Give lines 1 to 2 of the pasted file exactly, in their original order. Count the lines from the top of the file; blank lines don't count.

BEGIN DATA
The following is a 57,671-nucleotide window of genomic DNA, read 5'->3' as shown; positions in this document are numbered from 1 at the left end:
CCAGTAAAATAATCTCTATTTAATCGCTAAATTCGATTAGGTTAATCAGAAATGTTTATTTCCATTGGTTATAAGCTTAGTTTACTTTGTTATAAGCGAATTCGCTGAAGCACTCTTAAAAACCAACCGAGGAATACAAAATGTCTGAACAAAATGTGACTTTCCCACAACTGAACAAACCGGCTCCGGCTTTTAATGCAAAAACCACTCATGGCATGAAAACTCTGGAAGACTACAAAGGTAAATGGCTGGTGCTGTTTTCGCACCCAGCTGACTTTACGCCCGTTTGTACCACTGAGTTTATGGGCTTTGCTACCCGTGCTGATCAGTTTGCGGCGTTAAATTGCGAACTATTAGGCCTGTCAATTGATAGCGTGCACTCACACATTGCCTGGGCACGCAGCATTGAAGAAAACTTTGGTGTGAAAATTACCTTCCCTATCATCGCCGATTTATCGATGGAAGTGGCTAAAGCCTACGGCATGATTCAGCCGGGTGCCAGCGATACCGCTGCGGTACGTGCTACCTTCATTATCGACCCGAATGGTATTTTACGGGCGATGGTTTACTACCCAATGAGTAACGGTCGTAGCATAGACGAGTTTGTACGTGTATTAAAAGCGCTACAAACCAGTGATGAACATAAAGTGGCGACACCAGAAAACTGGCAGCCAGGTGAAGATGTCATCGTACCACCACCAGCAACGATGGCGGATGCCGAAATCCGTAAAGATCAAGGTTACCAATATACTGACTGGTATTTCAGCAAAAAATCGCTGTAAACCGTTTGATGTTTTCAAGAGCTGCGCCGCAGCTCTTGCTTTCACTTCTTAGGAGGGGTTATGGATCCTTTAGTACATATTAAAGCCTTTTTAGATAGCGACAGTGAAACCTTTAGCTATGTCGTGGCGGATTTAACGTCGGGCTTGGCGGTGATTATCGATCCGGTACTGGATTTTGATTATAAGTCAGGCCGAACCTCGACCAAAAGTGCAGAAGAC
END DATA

The following is a 57,671-nucleotide window of genomic DNA, read 5'->3' as shown; positions in this document are numbered from 1 at the left end:
CCAGTAAAATAATCTCTATTTAATCGCTAAATTCGATTAGGTTAATCAGAAATGTTTATTTCCATTGGTTATAAGCTTAGTTTACTTTGTTATAAGCGAATTCGCTGAAGCACTCTTAAAAACCAACCGAGGAATACAAAATGTCTGAACAAAATGTGACTTTCCCACAACTGAACAAACCGGCTCCGGCTTTTAATGCAAAAACCACTCATGGCATGAAAACTCTGGAAGACTACAAAGGTAAATGGCTGGTGCTGTTTTCGCACCCAGCTGACTTTACGCCCGTTTGTACCACTGAGTTTATGGGCTTTGCTACCCGTGCTGATCAGTTTGCGGCGTTAAATTGCGAACTATTAGGCCTGTCAATTGATAGCGTGCACTCACACATTGCCTGGGCACGCAGCATTGAAGAAAACTTTGGTGTGAAAATTACCTTCCCTATCATCGCCGATTTATCGATGGAAGTGGCTAAAGCCTACGGCATGATTCAGCCGGGTGCCAGCGATACCGCTGCGGTACGTGCTACCTTCATTATCGACCCGAATGGTATTTTACGGGCGATGGTTTACTACCCAATGAGTAACGGTCGTAGCATAGACGAGTTTGTACGTGTATTAAAAGCGCTACAAACCAGTGATGAACATAAAGTGGCGACACCAGAAAACTGGCAGCCAGGTGAAGATGTCATCGTACCACCACCAGCAACGATGGCGGATGCCGAAATCCGTAAAGATCAAGGTTACCAATATACTGACTGGTATTTCAGCAAAAAATCGCTGTAAACCGTTTGATGTTTTCAAGAGCTGCGCCGCAGCTCTTGCTTTCACTTCTTAGGAGGGGTTATGGATCCTTTAGTACATATTAAAGCCTTTTTAGATAGCGACAGTGAAACCTTTAGCTATGTCGTGGCGGATTTAACGTCGGGCTTGGCGGTGATTATCGATCCGGTACTGGATTTTGATTATAAGTCAGGCCGAACCTCGACCAAAAGTGCAGAAGAC